Our Essential Lessons are a sequence of lessons that form the backbone of the Writing Program curriculum, illustrating what we want all students to learn across our program’s diverse course topics.
WR 15x asks students to communicate about the same research project in two different genres, offering them the opportunity to explore how “good writing” can vary across contexts. This lesson prompts students to analyze and imitate language choices in relation to the different rhetorical situations of the genres they are studying, giving them practice in adjusting their style to different audiences and situations.
This lesson emphasizes that there is more than one kind of “good writing.” It illustrates that the kinds of rules of correctness that lead many students to regard themselves as weak writers are highly contextual and aims to help students decode and deploy novel genre conventions with confidence.
Students will be able to make language choices appropriate to a rhetorical situation and to adjust their choices when the rhetorical situation changes.
rhetorical situation (audience, purpose, context, genre)
This lesson is useful when students are preparing to create a new genre and/or address a new audience. In WR 15x, we recommend incorporating this lesson when students are preparing to transform their research projects into a new genre for a new audience.
This lesson focuses on genre awareness and can be used to help students analyze whichever genre or genres is most appropriate for your course.
The lesson sequence begins with a comparison that draws on students’ prior knowledge, invites them to think critically about the larger motives and conditions of texts, and provides an opportunity to reflect on their peers’ work. In the final step, students reflect on their own prose through the subjectivity of their target audience.
PART I: ANALYZE MODELS
- Present students with at least two models of the target genre.
- Have students review them at home or in class.
- Elicit student observations about the prose style.
- What looks familiar?
- What looks different?
- You may want to draw students’ attention to paragraph length, sentence structure, point of view, etc.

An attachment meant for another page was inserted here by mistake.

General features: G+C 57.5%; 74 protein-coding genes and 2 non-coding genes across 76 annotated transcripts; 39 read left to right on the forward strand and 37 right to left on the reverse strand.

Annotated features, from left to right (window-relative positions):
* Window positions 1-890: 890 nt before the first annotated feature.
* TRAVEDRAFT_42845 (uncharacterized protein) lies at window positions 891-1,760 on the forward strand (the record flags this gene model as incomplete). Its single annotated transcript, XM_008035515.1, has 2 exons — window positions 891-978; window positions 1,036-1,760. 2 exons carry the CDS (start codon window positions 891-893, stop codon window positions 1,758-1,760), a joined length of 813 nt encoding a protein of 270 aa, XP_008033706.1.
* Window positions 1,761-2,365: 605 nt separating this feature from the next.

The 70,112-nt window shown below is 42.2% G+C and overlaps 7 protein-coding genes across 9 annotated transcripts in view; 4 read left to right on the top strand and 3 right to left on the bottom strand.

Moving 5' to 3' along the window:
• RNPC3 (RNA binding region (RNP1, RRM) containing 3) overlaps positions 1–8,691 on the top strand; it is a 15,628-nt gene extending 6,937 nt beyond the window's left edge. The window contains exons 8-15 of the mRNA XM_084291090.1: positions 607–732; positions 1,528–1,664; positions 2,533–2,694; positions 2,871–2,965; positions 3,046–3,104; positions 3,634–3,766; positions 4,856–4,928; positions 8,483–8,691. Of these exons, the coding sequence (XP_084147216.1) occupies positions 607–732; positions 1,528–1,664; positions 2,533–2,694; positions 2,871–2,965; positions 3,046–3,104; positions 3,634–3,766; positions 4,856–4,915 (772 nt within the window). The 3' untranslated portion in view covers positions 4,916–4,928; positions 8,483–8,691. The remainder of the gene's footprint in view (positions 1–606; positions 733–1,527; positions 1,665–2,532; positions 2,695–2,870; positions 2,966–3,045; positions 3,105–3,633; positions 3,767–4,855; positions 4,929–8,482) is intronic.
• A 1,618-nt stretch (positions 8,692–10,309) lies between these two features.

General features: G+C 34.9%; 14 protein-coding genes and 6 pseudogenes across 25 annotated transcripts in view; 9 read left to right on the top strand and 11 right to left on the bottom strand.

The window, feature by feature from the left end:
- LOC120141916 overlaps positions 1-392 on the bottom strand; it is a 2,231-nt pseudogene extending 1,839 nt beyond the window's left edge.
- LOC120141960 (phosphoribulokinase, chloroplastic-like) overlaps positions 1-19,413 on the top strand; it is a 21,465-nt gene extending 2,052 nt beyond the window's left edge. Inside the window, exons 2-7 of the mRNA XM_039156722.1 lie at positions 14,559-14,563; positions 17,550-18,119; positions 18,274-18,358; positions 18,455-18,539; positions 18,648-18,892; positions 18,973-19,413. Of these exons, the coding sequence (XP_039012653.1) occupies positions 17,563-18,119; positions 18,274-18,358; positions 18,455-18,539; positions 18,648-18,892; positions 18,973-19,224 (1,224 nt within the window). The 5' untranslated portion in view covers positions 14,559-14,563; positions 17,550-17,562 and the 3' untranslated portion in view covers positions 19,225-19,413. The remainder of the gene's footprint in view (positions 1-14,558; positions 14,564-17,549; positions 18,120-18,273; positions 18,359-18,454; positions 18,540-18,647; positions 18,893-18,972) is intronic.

- Lead a discussion in which students together describe the target genre’s audience in specific, concrete terms that take the rhetorical situation in account.
- Who are they?
- Why is the intended audience reading this?
- What do they see as the purpose of this piece of writing?
- What does the model assume its audience knows and does not know?
- In what context will they encounter it?
- What will they do with the knowledge gleaned from reading, viewing, or listening to it?
- Look as a class at the “About” page and/or media kit of a target publication to help students think more about these questions
PART II: COMPARE THE NEW GENRE TO A FAMILIAR GENRE
- Juxtapose a new genre with a familiar one to deepen students’ responses.
- Discuss the linguistic features of each text, in comparison with each other.
- Consider introducing two different genres by the same author for an even more revealing point of comparison, choosing sets that complement your particular course.
One example: Scholarly and public articles by Anthony Abraham Jack on the same topic
- Jack, Anthony Abraham. “(No) Harm in Asking: Class, Acquired Cultural Capital, and Academic Engagement at an Elite University.” Sociology of Education, vol. 89, no. 1, Jan. 2016, pp. 1–19. (BU library link)
- Jack, Anthony Abraham. “What the Privileged Poor Can Teach Us.” The New York Times, 12 September 2015, pp. 1.
PART III: IMITATE BY CREATING AND USING MODEL TEMPLATES
- Ask students to scan the genre models for a few sentences that make characteristic stylistic choices.
- Create templates from these model sentences and have students insert content from their own arguments.
- Analyze a model sentence together as a class to discuss its purpose, stylistic features, and effect.
- Create and then project each template (or write it on the board).
- Give students a couple of minutes to play around with the template in their notebooks or on their laptops.
- Have students share their sentence with a peer or with the class.
- Repeat with the next model sentence.
- Prompt students to share their ideas and reflect on other students’ creations.
Imitation templates from Chimamanda Ngozi Adichie’s TED Talk: “The Danger of a Single Story” (2009):
- “It is impossible to talk about the single story without talking about power.” (9:29)
It is impossible to talk about ___________ without talking about ___________.
- “Stories can break the dignity of a people, but stories can also repair that broken dignity.” (17:37)
___________can ______________, but __________can also _________________.
- “The single story creates stereotypes, and the problem with stereotypes is not that they are untrue, but that they are incomplete.” (13:00)
___________ creates ___________, and the problem with _____________ is not they are __________, but that they are ___________.
- “The consequence of the single story is this: It robs people of dignity. It makes our recognition of our equal humanity difficult. It emphasizes how we are different rather than how we are similar.” (13:45)
The consequence of ________is this: It ________. It __________. It ___________.
PART IV: INDEPENDENT WORK
- Ask students to locate their own genre models and the sentences or passages that they would like to imitate in their own pieces.
- Have students perform the same sort of linguistic analysis and imitation for their own models.
- Discuss (in small groups or as an entire class) what students’ observations have revealed to them about their target genre.
- Ask students to “simulate a reader’s response to their own writing” (Flower 70).
- Discuss together how students’ target audience would respond to what they’ve created, and why.
Variations and Follow-Ups
See all Writing Program Essential Lessons